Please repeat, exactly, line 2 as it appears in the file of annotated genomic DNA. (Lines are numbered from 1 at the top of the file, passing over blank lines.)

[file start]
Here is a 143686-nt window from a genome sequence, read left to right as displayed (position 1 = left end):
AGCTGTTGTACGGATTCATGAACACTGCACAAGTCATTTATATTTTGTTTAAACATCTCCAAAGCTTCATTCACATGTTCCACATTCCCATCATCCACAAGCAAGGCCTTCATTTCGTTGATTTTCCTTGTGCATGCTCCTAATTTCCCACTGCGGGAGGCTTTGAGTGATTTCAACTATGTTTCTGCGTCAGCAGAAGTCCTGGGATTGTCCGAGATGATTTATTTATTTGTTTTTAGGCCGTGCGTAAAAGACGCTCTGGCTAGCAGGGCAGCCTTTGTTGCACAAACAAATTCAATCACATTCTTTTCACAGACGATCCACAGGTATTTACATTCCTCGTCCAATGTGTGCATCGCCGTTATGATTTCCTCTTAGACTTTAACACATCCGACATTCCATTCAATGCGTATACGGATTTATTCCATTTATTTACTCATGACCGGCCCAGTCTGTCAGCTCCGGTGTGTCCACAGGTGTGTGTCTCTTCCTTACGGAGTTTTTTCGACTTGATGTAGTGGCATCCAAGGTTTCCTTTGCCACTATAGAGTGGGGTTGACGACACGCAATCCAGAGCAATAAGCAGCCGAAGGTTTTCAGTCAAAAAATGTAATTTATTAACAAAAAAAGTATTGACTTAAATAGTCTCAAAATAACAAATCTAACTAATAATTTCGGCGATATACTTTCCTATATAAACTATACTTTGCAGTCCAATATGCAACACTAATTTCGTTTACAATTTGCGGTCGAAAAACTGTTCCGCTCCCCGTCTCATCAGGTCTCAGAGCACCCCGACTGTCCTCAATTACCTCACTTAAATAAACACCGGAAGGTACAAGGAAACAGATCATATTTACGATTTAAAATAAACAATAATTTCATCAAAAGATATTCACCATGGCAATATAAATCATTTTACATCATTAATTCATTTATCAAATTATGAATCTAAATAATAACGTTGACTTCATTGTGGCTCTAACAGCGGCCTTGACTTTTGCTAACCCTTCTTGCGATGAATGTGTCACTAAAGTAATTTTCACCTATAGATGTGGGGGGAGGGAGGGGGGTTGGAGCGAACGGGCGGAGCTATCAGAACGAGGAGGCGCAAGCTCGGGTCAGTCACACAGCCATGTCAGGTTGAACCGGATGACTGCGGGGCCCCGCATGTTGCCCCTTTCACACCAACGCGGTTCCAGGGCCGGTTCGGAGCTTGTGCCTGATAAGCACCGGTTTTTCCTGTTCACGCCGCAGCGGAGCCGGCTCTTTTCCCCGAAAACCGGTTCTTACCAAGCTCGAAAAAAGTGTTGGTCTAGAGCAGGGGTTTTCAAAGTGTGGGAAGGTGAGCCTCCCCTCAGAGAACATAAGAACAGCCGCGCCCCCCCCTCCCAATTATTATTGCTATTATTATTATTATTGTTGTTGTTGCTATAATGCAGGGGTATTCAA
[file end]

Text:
AGCTGTTGTACGGATTCATGAACACTGCACAAGTCATTTATATTTTGTTTAAACATCTCCAAAGCTTCATTCACATGTTCCACATTCCCATCATCCACAAGCAAGGCCTTCATTTCGTTGATTTTCCTTGTGCATGCTCCTAATTTCCCACTGCGGGAGGCTTTGAGTGATTTCAACTATGTTTCTGCGTCAGCAGAAGTCCTGGGATTGTCCGAGATGATTTATTTATTTGTTTTTAGGCCGTGCGTAAAAGACGCTCTGGCTAGCAGGGCAGCCTTTGTTGCACAAACAAATTCAATCACATTCTTTTCACAGACGATCCACAGGTATTTACATTCCTCGTCCAATGTGTGCATCGCCGTTATGATTTCCTCTTAGACTTTAACACATCCGACATTCCATTCAATGCGTATACGGATTTATTCCATTTATTTACTCATGACCGGCCCAGTCTGTCAGCTCCGGTGTGTCCACAGGTGTGTGTCTCTTCCTTACGGAGTTTTTTCGACTTGATGTAGTGGCATCCAAGGTTTCCTTTGCCACTATAGAGTGGGGTTGACGACACGCAATCCAGAGCAATAAGCAGCCGAAGGTTTTCAGTCAAAAAATGTAATTTATTAACAAAAAAAGTATTGACTTAAATAGTCTCAAAATAACAAATCTAACTAATAATTTCGGCGATATACTTTCCTATATAAACTATACTTTGCAGTCCAATATGCAACACTAATTTCGTTTACAATTTGCGGTCGAAAAACTGTTCCGCTCCCCGTCTCATCAGGTCTCAGAGCACCCCGACTGTCCTCAATTACCTCACTTAAATAAACACCGGAAGGTACAAGGAAACAGATCATATTTACGATTTAAAATAAACAATAATTTCATCAAAAGATATTCACCATGGCAATATAAATCATTTTACATCATTAATTCATTTATCAAATTATGAATCTAAATAATAACGTTGACTTCATTGTGGCTCTAACAGCGGCCTTGACTTTTGCTAACCCTTCTTGCGATGAATGTGTCACTAAAGTAATTTTCACCTATAGATGTGGGGGGAGGGAGGGGGGTTGGAGCGAACGGGCGGAGCTATCAGAACGAGGAGGCGCAAGCTCGGGTCAGTCACACAGCCATGTCAGGTTGAACCGGATGACTGCGGGGCCCCGCATGTTGCCCCTTTCACACCAACGCGGTTCCAGGGCCGGTTCGGAGCTTGTGCCTGATAAGCACCGGTTTTTCCTGTTCACGCCGCAGCGGAGCCGGCTCTTTTCCCCGAAAACCGGTTCTTACCAAGCTCGAAAAAAGTGTTGGTCTAGAGCAGGGGTTTTCAAAGTGTGGGAAGGTGAGCCTCCCCTCAGAGAACATAAGAACAGCCGCGCCCCCCCCTCCCAATTATTATTGCTATTATTATTATTATTGTTGTTGTTGCTATAATGCAGGGGTATTCAA